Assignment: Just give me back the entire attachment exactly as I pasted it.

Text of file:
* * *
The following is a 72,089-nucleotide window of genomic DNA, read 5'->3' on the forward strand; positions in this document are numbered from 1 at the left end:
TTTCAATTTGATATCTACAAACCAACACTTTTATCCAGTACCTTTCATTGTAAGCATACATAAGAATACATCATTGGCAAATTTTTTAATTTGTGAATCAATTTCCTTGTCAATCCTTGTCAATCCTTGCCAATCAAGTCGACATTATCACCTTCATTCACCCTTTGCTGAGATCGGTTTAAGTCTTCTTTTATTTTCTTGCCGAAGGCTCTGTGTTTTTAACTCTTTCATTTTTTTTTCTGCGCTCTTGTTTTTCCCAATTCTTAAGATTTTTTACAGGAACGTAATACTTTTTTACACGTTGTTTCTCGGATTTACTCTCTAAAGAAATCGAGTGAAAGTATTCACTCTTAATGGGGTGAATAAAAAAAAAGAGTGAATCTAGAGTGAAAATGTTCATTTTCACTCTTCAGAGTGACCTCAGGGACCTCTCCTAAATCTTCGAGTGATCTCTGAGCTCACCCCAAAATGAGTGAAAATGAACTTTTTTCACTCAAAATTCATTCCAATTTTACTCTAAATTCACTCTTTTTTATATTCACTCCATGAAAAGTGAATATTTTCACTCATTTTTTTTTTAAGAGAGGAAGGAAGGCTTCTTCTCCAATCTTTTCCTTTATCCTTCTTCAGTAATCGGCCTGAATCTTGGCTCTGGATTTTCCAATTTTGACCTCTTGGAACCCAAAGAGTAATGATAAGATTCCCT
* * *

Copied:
The following is a 72,089-nucleotide window of genomic DNA, read 5'->3' on the forward strand; positions in this document are numbered from 1 at the left end:
TTTCAATTTGATATCTACAAACCAACACTTTTATCCAGTACCTTTCATTGTAAGCATACATAAGAATACATCATTGGCAAATTTTTTAATTTGTGAATCAATTTCCTTGTCAATCCTTGTCAATCCTTGCCAATCAAGTCGACATTATCACCTTCATTCACCCTTTGCTGAGATCGGTTTAAGTCTTCTTTTATTTTCTTGCCGAAGGCTCTGTGTTTTTAACTCTTTCATTTTTTTTTCTGCGCTCTTGTTTTTCCCAATTCTTAAGATTTTTTACAGGAACGTAATACTTTTTTACACGTTGTTTCTCGGATTTACTCTCTAAAGAAATCGAGTGAAAGTATTCACTCTTAATGGGGTGAATAAAAAAAAAGAGTGAATCTAGAGTGAAAATGTTCATTTTCACTCTTCAGAGTGACCTCAGGGACCTCTCCTAAATCTTCGAGTGATCTCTGAGCTCACCCCAAAATGAGTGAAAATGAACTTTTTTCACTCAAAATTCATTCCAATTTTACTCTAAATTCACTCTTTTTTATATTCACTCCATGAAAAGTGAATATTTTCACTCATTTTTTTTTTAAGAGAGGAAGGAAGGCTTCTTCTCCAATCTTTTCCTTTATCCTTCTTCAGTAATCGGCCTGAATCTTGGCTCTGGATTTTCCAATTTTGACCTCTTGGAACCCAAAGAGTAATGATAAGATTCCCT